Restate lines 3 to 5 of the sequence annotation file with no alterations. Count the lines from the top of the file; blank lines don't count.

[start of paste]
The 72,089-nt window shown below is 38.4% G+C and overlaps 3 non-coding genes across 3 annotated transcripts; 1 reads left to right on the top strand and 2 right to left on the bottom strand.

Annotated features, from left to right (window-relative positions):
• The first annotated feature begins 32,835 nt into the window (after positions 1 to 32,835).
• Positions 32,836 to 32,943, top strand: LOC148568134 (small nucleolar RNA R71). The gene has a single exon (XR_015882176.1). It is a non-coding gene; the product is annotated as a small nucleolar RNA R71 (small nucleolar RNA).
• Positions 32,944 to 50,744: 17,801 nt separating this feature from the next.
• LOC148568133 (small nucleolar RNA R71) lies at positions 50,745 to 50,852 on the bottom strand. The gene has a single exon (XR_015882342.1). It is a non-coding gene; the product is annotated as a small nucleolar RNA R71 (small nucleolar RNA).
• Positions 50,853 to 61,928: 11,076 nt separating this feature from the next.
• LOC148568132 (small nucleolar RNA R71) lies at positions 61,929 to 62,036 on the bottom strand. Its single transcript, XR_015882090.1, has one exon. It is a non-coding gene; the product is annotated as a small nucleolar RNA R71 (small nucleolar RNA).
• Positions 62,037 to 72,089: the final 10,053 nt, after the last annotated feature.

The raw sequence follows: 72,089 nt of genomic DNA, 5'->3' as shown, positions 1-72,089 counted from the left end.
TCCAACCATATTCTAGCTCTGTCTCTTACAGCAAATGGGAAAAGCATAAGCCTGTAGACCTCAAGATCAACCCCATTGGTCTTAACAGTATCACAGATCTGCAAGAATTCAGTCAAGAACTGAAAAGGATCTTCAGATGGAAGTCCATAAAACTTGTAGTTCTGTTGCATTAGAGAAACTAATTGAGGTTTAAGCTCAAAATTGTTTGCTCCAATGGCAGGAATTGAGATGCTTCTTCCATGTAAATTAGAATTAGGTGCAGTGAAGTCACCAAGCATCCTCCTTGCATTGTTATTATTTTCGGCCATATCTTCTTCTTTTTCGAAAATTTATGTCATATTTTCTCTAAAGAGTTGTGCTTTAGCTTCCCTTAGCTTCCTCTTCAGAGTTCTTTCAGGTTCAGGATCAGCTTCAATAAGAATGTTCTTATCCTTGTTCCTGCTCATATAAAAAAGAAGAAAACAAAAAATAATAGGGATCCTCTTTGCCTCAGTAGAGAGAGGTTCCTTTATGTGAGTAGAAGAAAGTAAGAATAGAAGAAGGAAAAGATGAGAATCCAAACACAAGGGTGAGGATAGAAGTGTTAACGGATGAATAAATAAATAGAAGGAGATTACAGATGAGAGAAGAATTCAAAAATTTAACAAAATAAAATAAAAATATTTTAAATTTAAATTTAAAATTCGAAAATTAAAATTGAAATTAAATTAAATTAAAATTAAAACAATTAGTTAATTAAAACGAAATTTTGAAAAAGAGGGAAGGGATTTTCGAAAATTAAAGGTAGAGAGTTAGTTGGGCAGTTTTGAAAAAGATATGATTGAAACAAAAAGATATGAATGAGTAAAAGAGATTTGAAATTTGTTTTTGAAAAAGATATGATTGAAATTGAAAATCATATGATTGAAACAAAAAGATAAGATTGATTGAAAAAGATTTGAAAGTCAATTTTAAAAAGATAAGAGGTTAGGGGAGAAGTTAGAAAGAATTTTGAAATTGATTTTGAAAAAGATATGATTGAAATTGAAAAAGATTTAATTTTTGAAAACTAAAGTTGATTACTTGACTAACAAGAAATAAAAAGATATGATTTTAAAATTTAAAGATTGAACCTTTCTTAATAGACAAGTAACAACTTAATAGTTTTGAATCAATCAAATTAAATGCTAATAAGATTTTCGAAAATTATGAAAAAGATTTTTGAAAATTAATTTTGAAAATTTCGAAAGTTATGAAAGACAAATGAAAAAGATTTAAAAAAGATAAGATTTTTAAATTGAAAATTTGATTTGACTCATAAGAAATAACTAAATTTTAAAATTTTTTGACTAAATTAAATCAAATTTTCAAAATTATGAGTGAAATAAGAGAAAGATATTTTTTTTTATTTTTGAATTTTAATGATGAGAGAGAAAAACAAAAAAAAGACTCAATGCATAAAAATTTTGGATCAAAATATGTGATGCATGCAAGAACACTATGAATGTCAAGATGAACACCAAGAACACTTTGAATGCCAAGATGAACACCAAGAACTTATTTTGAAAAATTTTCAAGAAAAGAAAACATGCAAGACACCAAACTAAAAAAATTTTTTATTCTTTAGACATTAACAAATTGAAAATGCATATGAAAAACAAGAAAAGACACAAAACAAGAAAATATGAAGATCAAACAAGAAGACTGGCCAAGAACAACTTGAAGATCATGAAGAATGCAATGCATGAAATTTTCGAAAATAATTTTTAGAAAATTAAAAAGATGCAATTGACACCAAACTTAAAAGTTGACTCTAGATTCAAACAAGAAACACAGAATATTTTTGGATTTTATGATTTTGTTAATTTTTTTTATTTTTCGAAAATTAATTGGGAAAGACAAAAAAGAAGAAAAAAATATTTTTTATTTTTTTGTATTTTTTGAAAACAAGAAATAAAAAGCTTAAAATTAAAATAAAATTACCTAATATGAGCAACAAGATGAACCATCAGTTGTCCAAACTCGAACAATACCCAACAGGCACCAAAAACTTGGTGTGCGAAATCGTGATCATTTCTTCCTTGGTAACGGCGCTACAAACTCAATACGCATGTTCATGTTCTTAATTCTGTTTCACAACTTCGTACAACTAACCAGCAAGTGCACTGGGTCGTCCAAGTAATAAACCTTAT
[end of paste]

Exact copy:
• The first annotated feature begins 32,835 nt into the window (after positions 1 to 32,835).
• Positions 32,836 to 32,943, top strand: LOC148568134 (small nucleolar RNA R71). The gene has a single exon (XR_015882176.1). It is a non-coding gene; the product is annotated as a small nucleolar RNA R71 (small nucleolar RNA).
• Positions 32,944 to 50,744: 17,801 nt separating this feature from the next.